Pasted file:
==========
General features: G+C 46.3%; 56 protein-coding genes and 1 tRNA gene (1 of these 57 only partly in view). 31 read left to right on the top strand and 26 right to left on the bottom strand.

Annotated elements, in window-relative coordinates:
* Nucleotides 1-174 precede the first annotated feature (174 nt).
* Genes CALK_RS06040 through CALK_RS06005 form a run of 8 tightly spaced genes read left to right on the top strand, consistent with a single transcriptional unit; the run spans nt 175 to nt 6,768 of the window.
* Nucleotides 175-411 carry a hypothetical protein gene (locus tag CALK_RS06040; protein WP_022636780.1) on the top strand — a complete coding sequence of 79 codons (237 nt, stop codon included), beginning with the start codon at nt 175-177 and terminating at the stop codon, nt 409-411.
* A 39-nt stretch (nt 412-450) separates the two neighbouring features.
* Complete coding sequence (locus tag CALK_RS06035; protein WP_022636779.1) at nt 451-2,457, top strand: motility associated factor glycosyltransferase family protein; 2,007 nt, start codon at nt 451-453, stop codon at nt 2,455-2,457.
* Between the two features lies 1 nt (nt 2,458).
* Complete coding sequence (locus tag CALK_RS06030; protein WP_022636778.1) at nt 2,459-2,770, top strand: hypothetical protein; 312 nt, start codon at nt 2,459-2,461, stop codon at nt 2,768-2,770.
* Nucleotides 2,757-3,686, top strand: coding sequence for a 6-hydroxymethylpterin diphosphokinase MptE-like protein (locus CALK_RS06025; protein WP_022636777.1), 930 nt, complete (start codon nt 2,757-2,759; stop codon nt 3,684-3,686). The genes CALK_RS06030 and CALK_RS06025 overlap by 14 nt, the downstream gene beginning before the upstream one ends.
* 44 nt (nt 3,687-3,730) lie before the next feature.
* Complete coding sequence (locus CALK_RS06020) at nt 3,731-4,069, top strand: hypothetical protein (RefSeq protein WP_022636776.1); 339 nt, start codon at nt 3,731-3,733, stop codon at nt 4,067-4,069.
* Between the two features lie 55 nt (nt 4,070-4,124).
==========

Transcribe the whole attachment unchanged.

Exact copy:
General features: G+C 46.3%; 56 protein-coding genes and 1 tRNA gene (1 of these 57 only partly in view). 31 read left to right on the top strand and 26 right to left on the bottom strand.

Annotated elements, in window-relative coordinates:
* Nucleotides 1-174 precede the first annotated feature (174 nt).
* Genes CALK_RS06040 through CALK_RS06005 form a run of 8 tightly spaced genes read left to right on the top strand, consistent with a single transcriptional unit; the run spans nt 175 to nt 6,768 of the window.
* Nucleotides 175-411 carry a hypothetical protein gene (locus tag CALK_RS06040; protein WP_022636780.1) on the top strand — a complete coding sequence of 79 codons (237 nt, stop codon included), beginning with the start codon at nt 175-177 and terminating at the stop codon, nt 409-411.
* A 39-nt stretch (nt 412-450) separates the two neighbouring features.
* Complete coding sequence (locus tag CALK_RS06035; protein WP_022636779.1) at nt 451-2,457, top strand: motility associated factor glycosyltransferase family protein; 2,007 nt, start codon at nt 451-453, stop codon at nt 2,455-2,457.
* Between the two features lies 1 nt (nt 2,458).
* Complete coding sequence (locus tag CALK_RS06030; protein WP_022636778.1) at nt 2,459-2,770, top strand: hypothetical protein; 312 nt, start codon at nt 2,459-2,461, stop codon at nt 2,768-2,770.
* Nucleotides 2,757-3,686, top strand: coding sequence for a 6-hydroxymethylpterin diphosphokinase MptE-like protein (locus CALK_RS06025; protein WP_022636777.1), 930 nt, complete (start codon nt 2,757-2,759; stop codon nt 3,684-3,686). The genes CALK_RS06030 and CALK_RS06025 overlap by 14 nt, the downstream gene beginning before the upstream one ends.
* 44 nt (nt 3,687-3,730) lie before the next feature.
* Complete coding sequence (locus CALK_RS06020) at nt 3,731-4,069, top strand: hypothetical protein (RefSeq protein WP_022636776.1); 339 nt, start codon at nt 3,731-3,733, stop codon at nt 4,067-4,069.
* Between the two features lie 55 nt (nt 4,070-4,124).